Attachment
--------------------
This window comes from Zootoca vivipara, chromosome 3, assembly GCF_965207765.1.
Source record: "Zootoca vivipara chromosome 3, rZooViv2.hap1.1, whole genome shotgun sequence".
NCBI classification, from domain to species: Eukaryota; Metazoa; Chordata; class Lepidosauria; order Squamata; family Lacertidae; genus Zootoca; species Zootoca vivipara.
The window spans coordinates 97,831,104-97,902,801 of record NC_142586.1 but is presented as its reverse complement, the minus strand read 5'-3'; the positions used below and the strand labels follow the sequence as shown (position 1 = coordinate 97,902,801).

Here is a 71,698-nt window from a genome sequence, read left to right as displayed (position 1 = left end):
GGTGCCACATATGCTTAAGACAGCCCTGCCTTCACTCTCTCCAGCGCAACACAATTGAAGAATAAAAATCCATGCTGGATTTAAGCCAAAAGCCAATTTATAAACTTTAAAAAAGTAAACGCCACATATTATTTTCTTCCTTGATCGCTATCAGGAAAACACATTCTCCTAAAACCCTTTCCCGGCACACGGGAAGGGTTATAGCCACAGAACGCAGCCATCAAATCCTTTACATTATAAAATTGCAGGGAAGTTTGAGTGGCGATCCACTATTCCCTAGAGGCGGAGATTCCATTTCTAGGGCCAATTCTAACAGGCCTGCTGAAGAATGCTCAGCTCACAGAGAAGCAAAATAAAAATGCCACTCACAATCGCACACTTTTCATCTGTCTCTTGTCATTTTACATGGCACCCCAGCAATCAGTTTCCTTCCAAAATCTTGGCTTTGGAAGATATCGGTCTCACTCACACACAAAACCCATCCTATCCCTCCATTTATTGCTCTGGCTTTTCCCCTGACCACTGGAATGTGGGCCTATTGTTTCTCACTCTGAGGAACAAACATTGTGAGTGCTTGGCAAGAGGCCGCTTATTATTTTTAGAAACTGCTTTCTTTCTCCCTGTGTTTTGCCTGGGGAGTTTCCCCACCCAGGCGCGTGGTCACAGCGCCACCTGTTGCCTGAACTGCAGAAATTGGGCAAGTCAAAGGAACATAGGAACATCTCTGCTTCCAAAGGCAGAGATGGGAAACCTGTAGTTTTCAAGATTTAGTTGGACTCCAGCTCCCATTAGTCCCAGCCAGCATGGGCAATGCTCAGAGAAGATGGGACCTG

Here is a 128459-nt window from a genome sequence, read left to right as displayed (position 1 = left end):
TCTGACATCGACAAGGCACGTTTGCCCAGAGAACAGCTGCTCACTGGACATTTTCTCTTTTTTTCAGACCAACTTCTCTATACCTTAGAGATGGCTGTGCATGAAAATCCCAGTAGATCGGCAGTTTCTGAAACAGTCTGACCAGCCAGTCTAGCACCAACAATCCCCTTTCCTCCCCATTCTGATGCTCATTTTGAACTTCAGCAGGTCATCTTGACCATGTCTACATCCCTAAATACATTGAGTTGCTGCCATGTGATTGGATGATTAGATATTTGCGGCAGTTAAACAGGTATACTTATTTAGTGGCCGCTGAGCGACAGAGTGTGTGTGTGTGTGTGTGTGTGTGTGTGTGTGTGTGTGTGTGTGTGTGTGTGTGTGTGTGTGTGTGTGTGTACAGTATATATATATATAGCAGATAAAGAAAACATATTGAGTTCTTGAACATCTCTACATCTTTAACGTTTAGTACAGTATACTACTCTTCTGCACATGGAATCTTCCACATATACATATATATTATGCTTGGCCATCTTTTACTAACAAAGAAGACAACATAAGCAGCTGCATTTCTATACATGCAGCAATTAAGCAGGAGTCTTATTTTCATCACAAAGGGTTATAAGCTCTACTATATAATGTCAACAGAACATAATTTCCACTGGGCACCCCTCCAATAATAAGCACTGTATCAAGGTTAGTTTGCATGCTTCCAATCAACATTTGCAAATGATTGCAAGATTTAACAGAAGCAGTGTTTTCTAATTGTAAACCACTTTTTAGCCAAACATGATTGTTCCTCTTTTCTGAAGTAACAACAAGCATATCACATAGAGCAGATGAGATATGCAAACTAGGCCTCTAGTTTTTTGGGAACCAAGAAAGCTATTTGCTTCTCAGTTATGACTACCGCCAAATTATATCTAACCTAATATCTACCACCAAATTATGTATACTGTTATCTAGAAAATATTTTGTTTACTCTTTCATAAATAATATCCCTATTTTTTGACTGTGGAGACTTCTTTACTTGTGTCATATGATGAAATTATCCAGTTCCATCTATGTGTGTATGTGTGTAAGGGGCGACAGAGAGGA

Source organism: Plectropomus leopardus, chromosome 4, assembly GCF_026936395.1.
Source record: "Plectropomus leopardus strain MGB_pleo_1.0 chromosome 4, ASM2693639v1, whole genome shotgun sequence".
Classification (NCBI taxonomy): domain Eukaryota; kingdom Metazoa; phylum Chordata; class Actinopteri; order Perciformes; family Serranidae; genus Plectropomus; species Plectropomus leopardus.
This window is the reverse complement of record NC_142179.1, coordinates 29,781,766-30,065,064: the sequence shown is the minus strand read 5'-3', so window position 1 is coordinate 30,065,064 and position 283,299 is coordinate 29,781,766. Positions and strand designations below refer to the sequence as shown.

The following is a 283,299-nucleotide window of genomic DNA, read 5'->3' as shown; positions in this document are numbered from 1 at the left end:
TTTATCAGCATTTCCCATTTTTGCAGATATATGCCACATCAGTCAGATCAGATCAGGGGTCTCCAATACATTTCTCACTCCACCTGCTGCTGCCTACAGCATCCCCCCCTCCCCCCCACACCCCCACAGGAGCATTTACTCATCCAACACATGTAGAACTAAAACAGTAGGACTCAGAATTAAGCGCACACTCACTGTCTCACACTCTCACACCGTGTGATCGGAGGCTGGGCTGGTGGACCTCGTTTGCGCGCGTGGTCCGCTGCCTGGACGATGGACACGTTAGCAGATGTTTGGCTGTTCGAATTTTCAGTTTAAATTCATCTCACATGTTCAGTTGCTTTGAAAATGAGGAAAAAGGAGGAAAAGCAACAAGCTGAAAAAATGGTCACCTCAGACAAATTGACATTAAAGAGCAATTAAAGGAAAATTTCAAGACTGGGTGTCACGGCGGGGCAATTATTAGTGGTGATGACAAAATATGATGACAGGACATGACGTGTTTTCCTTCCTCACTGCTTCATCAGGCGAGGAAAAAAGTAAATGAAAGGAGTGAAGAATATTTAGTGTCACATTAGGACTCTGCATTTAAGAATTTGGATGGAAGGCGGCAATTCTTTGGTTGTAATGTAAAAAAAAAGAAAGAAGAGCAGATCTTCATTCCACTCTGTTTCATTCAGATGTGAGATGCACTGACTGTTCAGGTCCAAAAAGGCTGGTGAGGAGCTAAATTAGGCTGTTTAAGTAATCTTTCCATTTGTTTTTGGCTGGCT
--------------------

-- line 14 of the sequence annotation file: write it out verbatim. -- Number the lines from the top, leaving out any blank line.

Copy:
TTTATCAGCATTTCCCATTTTTGCAGATATATGCCACATCAGTCAGATCAGATCAGGGGTCTCCAATACATTTCTCACTCCACCTGCTGCTGCCTACAGCATCCCCCCCTCCCCCCCACACCCCCACAGGAGCATTTACTCATCCAACACATGTAGAACTAAAACAGTAGGACTCAGAATTAAGCGCACACTCACTGTCTCACACTCTCACACCGTGTGATCGGAGGCTGGGCTGGTGGACCTCGTTTGCGCGCGTGGTCCGCTGCCTGGACGATGGACACGTTAGCAGATGTTTGGCTGTTCGAATTTTCAGTTTAAATTCATCTCACATGTTCAGTTGCTTTGAAAATGAGGAAAAAGGAGGAAAAGCAACAAGCTGAAAAAATGGTCACCTCAGACAAATTGACATTAAAGAGCAATTAAAGGAAAATTTCAAGACTGGGTGTCACGGCGGGGCAATTATTAGTGGTGATGACAAAATATGATGACAGGACATGACGTGTTTTCCTTCCTCACTGCTTCATCAGGCGAGGAAAAAAGTAAATGAAAGGAGTGAAGAATATTTAGTGTCACATTAGGACTCTGCATTTAAGAATTTGGATGGAAGGCGGCAATTCTTTGGTTGTAATGTAAAAAAAAAGAAAGAAGAGCAGATCTTCATTCCACTCTGTTTCATTCAGATGTGAGATGCACTGACTGTTCAGGTCCAAAAAGGCTGGTGAGGAGCTAAATTAGGCTGTTTAAGTAATCTTTCCATTTGTTTTTGGCTGGCT